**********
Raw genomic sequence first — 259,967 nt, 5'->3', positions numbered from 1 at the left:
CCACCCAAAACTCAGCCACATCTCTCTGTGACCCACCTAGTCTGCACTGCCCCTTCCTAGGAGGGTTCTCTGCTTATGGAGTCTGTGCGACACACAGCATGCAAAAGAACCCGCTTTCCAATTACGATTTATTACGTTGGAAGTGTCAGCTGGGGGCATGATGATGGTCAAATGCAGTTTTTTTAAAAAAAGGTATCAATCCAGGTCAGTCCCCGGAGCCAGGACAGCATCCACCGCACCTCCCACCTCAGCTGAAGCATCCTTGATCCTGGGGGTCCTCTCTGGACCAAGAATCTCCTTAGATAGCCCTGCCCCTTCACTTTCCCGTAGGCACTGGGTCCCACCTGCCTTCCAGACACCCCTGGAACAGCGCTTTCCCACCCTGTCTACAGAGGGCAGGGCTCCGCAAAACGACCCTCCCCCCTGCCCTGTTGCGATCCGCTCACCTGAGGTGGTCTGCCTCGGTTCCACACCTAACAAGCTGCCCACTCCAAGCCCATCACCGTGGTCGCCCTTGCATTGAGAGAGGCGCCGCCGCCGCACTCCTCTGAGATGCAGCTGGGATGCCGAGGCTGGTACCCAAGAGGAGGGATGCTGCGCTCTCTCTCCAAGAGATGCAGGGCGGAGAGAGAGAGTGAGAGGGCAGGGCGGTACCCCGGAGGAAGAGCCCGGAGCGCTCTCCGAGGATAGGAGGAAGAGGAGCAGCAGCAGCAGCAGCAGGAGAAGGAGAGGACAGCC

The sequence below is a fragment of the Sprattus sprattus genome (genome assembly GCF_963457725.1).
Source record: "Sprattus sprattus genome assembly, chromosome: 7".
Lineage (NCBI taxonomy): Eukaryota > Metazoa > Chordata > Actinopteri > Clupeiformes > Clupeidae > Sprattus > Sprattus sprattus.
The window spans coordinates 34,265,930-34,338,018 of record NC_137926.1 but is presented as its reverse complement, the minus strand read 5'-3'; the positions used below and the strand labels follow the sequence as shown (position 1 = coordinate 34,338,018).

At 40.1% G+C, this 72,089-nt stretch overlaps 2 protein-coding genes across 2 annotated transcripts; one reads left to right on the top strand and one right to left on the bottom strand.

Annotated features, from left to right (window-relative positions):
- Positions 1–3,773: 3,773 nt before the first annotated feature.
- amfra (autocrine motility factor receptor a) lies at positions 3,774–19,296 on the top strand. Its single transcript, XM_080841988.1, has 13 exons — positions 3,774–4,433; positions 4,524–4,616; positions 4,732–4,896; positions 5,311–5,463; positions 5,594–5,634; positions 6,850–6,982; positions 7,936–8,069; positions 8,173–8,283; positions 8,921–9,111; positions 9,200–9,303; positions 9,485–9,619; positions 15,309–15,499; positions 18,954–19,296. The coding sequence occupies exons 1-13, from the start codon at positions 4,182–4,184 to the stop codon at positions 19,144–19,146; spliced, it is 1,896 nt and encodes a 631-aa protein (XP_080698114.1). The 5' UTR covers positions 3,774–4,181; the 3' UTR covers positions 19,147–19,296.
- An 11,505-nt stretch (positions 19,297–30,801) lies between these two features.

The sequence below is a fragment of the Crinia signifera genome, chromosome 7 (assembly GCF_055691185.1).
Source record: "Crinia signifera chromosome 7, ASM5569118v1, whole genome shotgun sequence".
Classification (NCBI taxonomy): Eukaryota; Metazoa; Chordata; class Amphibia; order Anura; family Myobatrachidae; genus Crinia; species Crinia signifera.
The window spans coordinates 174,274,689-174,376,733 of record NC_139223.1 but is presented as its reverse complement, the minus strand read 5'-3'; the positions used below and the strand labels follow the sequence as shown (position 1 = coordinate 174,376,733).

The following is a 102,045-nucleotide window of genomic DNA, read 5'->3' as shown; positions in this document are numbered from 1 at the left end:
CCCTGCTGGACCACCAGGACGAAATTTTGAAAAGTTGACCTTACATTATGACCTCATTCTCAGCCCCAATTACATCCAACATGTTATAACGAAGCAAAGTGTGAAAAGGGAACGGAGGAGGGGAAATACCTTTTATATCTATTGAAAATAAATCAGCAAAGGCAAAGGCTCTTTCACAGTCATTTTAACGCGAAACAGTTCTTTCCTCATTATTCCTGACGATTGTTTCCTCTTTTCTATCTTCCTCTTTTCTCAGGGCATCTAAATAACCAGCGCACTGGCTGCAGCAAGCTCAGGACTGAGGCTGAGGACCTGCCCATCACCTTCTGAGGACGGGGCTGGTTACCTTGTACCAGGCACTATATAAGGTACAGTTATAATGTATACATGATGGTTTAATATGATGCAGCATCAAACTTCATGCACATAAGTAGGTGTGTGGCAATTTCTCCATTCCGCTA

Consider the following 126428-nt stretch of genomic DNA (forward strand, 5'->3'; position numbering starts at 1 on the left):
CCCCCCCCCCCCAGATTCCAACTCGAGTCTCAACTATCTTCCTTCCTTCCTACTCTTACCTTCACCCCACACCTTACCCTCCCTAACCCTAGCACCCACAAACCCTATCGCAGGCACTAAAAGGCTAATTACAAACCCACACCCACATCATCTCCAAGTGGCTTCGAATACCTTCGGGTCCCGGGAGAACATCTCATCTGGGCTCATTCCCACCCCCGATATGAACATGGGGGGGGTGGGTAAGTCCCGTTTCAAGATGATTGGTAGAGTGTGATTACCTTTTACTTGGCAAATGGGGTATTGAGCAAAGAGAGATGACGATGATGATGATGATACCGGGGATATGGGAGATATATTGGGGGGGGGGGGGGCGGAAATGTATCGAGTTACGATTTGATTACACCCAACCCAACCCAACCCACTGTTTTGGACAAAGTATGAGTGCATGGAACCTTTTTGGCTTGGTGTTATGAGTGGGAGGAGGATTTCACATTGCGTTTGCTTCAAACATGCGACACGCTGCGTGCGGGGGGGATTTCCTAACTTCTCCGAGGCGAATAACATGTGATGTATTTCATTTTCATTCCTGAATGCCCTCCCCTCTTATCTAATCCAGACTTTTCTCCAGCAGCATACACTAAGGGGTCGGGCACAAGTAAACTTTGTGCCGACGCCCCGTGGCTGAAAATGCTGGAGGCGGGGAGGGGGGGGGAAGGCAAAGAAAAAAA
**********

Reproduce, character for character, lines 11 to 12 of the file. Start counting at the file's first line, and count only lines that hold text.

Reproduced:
- An 11,505-nt stretch (positions 19,297–30,801) lies between these two features.

The sequence below is a fragment of the Crinia signifera genome, chromosome 7 (assembly GCF_055691185.1).